I’m married and in my late 20s, and most of my anxiety on this topic arose when I began contemplating having kids. What kind of childhood can they expect, when most of their peers have unlimited access to smartphones and are likely to be evangelists for video game addiction, social media-induced narcissism, pornography, and other social ills yet to be invented? Will they understand the Gospel story when the culture around them no longer understands what a story is? I know that they will ultimately make their own choices, but it seems like it will take a miracle to preserve them from all the bad influences around them. Maybe that’s precisely what I should be looking for: a miracle.

    For now, I’m trying to incrementally work towards changing my circumstances for the better, including perhaps relocating out of the large Northeastern city where I live to a more rural area with a healthy Orthodox community that I’ve been visiting regularly and where I’ve built some friendships. I’m trying to do that without disengaging from the here and now: my fear is that I will fall into the trap of constantly searching for some worldly situation that is better and more ideal, always looking outward for the source of my problems, never putting down roots and never being content with what God has given me in the present moment. But on the other hand, to stand idly by and ignore the opportunities I might be given to make my life circumstances more conducive to the spiritual life, seems negligent.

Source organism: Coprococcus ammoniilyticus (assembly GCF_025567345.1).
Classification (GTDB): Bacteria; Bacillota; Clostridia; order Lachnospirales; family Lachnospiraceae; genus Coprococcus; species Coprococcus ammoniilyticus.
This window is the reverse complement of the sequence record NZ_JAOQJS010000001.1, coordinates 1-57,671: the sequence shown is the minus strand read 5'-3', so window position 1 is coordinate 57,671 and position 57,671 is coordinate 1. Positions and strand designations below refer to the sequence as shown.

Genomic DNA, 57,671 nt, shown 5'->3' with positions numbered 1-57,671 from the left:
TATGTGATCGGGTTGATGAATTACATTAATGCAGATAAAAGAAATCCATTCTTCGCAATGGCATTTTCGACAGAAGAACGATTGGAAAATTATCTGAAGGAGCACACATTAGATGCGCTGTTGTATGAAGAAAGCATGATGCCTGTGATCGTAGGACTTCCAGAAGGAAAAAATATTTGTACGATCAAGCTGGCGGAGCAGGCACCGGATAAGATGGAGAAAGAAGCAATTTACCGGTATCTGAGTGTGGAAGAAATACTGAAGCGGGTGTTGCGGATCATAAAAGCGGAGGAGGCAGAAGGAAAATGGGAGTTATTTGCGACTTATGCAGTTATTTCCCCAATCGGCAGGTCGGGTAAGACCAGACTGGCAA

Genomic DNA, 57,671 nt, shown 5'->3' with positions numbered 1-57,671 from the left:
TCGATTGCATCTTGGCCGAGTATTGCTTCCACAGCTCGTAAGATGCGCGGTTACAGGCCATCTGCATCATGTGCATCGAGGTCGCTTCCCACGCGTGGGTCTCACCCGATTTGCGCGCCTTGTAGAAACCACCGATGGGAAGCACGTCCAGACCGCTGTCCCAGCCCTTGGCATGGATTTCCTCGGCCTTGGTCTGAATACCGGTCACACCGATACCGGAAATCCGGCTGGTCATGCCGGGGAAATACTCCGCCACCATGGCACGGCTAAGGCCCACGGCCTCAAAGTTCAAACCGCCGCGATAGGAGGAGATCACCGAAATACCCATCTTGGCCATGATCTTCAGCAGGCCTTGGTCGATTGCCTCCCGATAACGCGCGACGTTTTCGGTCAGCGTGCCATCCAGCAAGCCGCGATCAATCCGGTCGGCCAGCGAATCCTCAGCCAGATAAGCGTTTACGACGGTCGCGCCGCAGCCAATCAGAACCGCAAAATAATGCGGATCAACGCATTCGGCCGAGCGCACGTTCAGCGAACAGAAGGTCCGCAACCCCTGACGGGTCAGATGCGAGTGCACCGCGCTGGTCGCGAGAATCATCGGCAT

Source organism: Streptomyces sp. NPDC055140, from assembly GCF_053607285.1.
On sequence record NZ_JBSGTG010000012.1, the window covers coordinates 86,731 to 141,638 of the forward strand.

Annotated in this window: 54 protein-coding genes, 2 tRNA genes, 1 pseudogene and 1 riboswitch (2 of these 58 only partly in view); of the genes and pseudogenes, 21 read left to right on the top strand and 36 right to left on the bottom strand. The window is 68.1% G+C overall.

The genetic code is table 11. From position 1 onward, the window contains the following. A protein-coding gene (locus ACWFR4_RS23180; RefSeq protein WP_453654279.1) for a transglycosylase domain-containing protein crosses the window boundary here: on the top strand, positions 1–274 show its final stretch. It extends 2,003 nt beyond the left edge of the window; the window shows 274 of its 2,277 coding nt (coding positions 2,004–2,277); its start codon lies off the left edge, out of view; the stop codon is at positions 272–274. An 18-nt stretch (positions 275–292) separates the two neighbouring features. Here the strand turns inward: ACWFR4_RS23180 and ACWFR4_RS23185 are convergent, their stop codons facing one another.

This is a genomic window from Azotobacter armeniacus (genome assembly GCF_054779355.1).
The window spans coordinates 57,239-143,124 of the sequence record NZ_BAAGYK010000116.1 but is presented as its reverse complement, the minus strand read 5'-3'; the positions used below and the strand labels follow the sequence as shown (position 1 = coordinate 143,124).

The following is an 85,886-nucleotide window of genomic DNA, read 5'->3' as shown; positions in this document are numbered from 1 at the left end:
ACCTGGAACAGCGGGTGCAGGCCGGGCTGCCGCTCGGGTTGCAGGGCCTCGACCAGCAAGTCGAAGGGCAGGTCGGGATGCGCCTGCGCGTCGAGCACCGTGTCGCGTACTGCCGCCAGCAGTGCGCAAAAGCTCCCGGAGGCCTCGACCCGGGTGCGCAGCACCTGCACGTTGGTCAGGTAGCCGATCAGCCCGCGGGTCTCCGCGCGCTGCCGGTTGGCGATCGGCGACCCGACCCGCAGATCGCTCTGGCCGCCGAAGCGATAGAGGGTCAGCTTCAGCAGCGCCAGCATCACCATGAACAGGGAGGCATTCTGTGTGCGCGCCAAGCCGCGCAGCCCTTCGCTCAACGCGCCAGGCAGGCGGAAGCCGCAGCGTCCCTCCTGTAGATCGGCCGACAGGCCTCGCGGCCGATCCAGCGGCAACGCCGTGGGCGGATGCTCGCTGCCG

• Forgive me, I didn’t at all mean to come across as saying that the secular world in the times of early Christianity was anything nearly as bad as the secular world is today. You are right that I overstated my point: the neighborly bonds amongst the early Christians likely did far exceed the ones that exist among us today. Above all, I certainly didn’t mean in any way to downplay the colossal barriers erected by modernity between us and the authentic Orthodox way of life, barriers which Christians have never before been called upon to surmount.

      But I don’t think that there’s anywhere left on earth that remains untrammeled by those barriers. We can’t run away from modernity. Yes, in some places the disease has advanced further than in others. But I know monks who’ve been to the remote jungles of Papua New Guinea, and the kids there still watch porn on their cell phones and leave empty condom wrappers in the bushes outside the village. I live in a rural area which was, until recently, a bastion of traditional values, agrarian living, strong family bonds, and deep dedication to the Christian faith. It now has literally the worst drug problem per capita in the entire United States. The reality is that the only safe haven from modernity that remains in this world exists physically within the walls of the Church.